Why Groups Are Important to the Community

Across our campuses, our groups are staying connected as they continue to reach out to others, living out our mission of engaging the whole person with the whole gospel of Jesus Christ anywhere, anytime, with anybody. Continue reading below to see how groups are important to our community.

“Many of our groups are staying connected with one another via video conference platforms, email, and social media. They continue to lift one another up in prayer. Our groups are reaching out by meeting local needs with organizations, such as The Well in Spring Hill. Our Senior Care Team was contacted by an assisted living facility in our community, asking if we had folks in the church who would be willing to serve as pen pals with their residents. This unique service opportunity has been undertaken by groups of all ages, who have shared encouragement and hope from Scripture to those in quarantine.” —Juan Sali (Station Hill campus)

“Some of our group members work at a local school. They knew of a family there who receives assistance for food; however, the support for food wasn’t readily available at the time. Our groups decided to do something about it. They took up donations and came up with $500, which was used to purchase a grocery gift card for the family. Here we have an example of the church being the church and meeting needs in the middle of a pandemic.” —Jay Fennel (Nolensville campus)

“Our groups are doing such a great job of staying connected during this season and are emotionally closer than ever before. They are doing this primarily by taking advantage of different teleconferencing tools and are meeting twice a week during this time—once to just check in with each other and the other time to go through the lesson. One of our groups has a particularly high number of nurses and medical workers. They routinely tell their group of how they are helping COVID-19 patients. Many patients are alone without family, and our group members have seen some patients be healed while others have passed from this life to the next. This group has become a bedrock of support for our frontline medical workers. The group leader mentioned that they now consider each other as a family. Hearing stories like this makes this entire time worth it and meaningful.” —Hunter Melton (Avenue South campus)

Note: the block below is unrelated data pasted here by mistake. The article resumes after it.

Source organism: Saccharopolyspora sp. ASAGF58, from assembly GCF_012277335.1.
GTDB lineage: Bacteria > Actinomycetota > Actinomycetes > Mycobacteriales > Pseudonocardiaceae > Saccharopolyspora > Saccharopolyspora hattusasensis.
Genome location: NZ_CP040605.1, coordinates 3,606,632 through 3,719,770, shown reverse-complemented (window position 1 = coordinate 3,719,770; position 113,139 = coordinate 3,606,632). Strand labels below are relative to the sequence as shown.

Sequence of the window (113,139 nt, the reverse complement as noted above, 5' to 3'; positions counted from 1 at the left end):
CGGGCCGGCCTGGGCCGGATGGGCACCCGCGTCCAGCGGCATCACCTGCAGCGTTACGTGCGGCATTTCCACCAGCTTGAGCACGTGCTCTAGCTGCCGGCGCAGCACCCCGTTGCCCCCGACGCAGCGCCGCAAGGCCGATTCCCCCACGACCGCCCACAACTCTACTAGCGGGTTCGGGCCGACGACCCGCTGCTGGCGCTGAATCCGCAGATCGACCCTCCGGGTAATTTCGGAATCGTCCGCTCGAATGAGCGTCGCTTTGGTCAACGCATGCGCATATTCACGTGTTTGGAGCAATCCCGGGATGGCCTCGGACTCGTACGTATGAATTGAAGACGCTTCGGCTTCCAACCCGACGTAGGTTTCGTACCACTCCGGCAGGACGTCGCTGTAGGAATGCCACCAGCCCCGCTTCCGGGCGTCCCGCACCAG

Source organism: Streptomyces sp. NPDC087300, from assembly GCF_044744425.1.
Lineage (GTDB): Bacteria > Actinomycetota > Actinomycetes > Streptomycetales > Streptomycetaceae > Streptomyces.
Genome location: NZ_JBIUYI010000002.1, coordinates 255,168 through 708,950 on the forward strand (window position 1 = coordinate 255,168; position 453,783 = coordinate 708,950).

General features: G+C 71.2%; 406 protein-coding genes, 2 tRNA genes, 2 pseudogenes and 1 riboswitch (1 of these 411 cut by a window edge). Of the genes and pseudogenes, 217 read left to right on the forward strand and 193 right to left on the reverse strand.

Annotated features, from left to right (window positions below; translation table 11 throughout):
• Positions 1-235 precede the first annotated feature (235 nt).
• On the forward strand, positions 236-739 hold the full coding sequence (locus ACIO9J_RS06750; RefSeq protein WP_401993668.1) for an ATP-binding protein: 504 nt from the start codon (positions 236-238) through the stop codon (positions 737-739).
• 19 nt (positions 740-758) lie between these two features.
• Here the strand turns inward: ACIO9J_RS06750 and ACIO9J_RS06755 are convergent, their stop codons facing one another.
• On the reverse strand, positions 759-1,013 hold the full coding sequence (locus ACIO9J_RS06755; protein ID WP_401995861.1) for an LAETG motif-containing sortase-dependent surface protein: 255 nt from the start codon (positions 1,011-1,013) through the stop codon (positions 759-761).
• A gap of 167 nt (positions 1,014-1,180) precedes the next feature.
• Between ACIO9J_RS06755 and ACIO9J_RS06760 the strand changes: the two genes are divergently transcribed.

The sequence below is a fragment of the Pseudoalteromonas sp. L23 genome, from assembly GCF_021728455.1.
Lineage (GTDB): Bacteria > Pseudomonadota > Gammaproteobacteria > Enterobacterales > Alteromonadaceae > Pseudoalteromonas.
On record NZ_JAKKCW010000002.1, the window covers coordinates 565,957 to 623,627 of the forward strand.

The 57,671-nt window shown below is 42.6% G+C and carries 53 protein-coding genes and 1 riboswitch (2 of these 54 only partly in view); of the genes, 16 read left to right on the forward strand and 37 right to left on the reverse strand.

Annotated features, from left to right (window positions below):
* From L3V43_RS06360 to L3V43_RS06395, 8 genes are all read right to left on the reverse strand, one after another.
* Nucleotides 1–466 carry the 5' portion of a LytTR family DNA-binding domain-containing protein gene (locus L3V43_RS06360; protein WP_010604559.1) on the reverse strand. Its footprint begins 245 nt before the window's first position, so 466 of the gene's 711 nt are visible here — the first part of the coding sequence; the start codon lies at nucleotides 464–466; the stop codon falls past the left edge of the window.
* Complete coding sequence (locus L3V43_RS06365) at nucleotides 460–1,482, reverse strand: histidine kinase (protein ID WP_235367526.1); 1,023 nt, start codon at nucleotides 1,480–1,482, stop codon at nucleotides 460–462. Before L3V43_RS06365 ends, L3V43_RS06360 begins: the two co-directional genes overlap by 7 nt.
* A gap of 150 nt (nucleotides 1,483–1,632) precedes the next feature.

“Our groups are doing their best to remain active in serving the community through food initiatives, caring for the homeless, praying for one another, and rebuilding for tornado relief. Overall, our group participation remains the same as it was prior to the Covid-19. However, one great blessing that we are seeing in groups is that new people are joining for the first time during this unprecedented time. It truly is amazing to see God connect friends, neighbors, and families for the first time through our groups.” —Travis Simpson (Lockeland Springs campus)

“Our GraceWalk LIFE Group generously showed their appreciation to 108 Vanderbilt nurses, doctors, and support personnel on 4 different units at Vanderbilt, who have been on the front lines caring for COVID-19 patients and others. They delivered 65 meals to St. Thomas West and 50 meals to Stone Crest. This was all because of the generosity of our groups as well as our restaurant partnership with the Bar-b-Cutie team. Every meal had a personal blessing and Scripture verse on it. We are so grateful to our groups for continuing to love our community well.” —Paul Wilkinson (Brentwood campus)